Keeping Sonny's dream alive

A Sixties star's widow or a TV favourite? Tim Cornwell on a choice facing Palm Springs voters
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The Independent Online
PALM SPRINGS grew up as a desert bolt-hole for the movie industry, 100 miles east of Los Angeles, and almost as old as Hollywood itself. Its chief business now is golf, and delivering a winter refuge for the white-haired and well-off.

But one of the first US elections of 1998 takes place in the district this April, in a vote to replace the late Sonny Bono, the composer and entertainer turned politician who died in a freak skiing accident in January. The heavy favourite to replace him is his wife, Mary, recruited to the task by Republican Speaker Newt Gingrich. Her only serious opposition is Ralph Waite, pushing 70 and the actor who made a career as John "Pa" Walton of The Waltons TV series.

The votes of the over-60 set will be critical. Life moves at a leisurely pace here, and in the last local elections, turnout was just 17 per cent. "It is difficult to get people to go out and vote," said Jim Stuart, a Republican strategist. "People are comfortable and not that concerned."

But Waite finds reason for hope in the age profile of the voters. "Almost half the district are senior citizens, and I'm a senior citizen," he said.

The average temperature in Palm Springs is 88, goes the joke, and so is the average age. It's a place where you don't know your neighbours, but you've heard of them, from Bob Hope to Barry Manilow to former President Gerald Ford, with occasional sightings of Arnold Schwarzenegger. Along Golf Club and Racket Club road, one encounters The Cocky Cactus souvenir shop, the Palm Tee Hotel, or the Desert Dialysis medical centre. The Plaza Theatre on the main drag offers the Fabulous Palm Spring Follies, every cast member guaranteed over 50, with the finale a line of high-kicking Long Legged Lovelies.

Waite's campaign literature stresses his training as a Protestant preacher, his Marine service, and his first nearly successful run for Congress in 1990. But the role of Pa Walton, the down-home shaggy-browed patriarch of Walton Mountain, has stuck to Waite for two decades. Its nine-year run ended in 1981, though it has enjoyed a mini-revival in Britain in the Sunday morning hangover slot. The series was set "after the depression, when things were not easy and people had to be self-reliant and had to raise families without the affluence we have today," he said. "It did picture a hard-working family that cared deeply about each other and went to work everyday and were responsible citizens. Family people. Family values are important over here."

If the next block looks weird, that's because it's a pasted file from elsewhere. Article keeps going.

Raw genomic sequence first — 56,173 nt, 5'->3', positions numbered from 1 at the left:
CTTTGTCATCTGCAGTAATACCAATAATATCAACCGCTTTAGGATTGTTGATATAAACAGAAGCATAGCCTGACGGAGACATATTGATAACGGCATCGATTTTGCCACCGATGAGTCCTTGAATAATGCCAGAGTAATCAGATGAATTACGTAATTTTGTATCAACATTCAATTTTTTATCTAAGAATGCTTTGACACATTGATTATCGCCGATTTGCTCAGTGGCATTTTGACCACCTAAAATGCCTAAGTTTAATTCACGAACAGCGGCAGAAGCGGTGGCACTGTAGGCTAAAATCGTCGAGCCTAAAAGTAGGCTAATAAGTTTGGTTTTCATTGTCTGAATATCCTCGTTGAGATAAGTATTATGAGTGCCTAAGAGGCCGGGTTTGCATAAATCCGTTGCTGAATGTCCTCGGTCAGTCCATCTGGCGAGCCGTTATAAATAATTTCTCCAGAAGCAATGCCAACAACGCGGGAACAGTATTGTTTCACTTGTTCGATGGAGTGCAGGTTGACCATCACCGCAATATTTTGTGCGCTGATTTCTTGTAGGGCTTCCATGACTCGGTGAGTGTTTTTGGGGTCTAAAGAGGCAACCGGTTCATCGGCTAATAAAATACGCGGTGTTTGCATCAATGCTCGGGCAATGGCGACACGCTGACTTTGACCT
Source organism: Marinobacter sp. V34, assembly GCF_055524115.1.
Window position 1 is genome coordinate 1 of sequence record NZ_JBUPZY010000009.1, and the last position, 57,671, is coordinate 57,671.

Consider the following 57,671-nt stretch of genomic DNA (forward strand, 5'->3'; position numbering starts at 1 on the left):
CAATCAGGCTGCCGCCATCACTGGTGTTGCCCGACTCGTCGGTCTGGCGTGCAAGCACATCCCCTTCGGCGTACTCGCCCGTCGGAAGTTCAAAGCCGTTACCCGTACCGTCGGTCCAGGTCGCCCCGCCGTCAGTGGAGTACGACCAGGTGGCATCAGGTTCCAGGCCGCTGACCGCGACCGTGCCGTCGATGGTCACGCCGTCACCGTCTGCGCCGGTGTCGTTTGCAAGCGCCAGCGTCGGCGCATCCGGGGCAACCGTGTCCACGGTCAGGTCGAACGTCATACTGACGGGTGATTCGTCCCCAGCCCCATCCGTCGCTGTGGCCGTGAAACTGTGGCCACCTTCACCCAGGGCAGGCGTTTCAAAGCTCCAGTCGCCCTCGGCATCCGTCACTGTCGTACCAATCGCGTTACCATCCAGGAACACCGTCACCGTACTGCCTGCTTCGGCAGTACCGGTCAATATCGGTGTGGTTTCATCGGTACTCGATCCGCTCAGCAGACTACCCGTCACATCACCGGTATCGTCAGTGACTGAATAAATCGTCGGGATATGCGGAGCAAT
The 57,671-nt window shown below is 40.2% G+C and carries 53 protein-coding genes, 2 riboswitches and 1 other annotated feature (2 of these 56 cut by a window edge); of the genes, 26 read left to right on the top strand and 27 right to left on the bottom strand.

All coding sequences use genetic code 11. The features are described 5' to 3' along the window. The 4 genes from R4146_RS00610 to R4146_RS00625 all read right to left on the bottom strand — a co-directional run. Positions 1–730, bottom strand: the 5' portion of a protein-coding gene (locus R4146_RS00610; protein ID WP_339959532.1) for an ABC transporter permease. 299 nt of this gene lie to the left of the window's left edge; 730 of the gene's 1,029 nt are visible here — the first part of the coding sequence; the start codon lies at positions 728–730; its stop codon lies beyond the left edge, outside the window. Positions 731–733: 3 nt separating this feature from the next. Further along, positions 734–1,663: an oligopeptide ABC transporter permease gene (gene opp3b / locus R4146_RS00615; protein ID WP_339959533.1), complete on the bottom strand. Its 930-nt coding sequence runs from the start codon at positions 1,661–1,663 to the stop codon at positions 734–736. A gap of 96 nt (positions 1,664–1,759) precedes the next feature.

It's not clear how that message will sell to the white-shoe, blue-rinse crowd, who in Palm Springs tend to be loyal Republicans. Mary Bono, Waite admits, certainly has the sympathy vote locked up, for a husband who gave Palm Springs a lot of extra cachet. Mary, 36, met Sonny, who was 62 when he died, at his Los Angeles restaurant. She first told CNN's Larry King "no" when asked if she was politically involved.

A certain amount of tut-tutting has played in the letters column of the local newspaper over her decision to run as the single mother of two children, Chesare, nine, and Chianna, seven. But she has powerful allies. A swing of only 12 congress seats would cost the Republicans their Congress majority, and they are taking no chances. Dan Quayle, a regular Palm Springs golfer, is among the big names helping her raise money.

Waite is running his campaign long distance, while playing Willie Loman in Death of a Salesman in an off-Broadway show in New York - "probably the greatest part on the American stage", he calls it.

Yet he may have taken his eye off the ball. Only last week Newt Gingrich unveiled a bill to reclaim the dying Salton Sea, a man-made lake 40 miles east of Palm Springs that was once the centre of a thriving desert resort. A refuge for migrating birds, its salt levels have run so high from agricultural run-off and river pollution that it has been blamed in mass die-offs of visiting flocks. Bono had adopted it as a popular political cause, and Mary appeared at a press conference with Gingrich to announce the bill. "Sonny wanted to be known for saving the Salton Sea more than for his songs and his entertainment," she said, and promised to make it his legacy.

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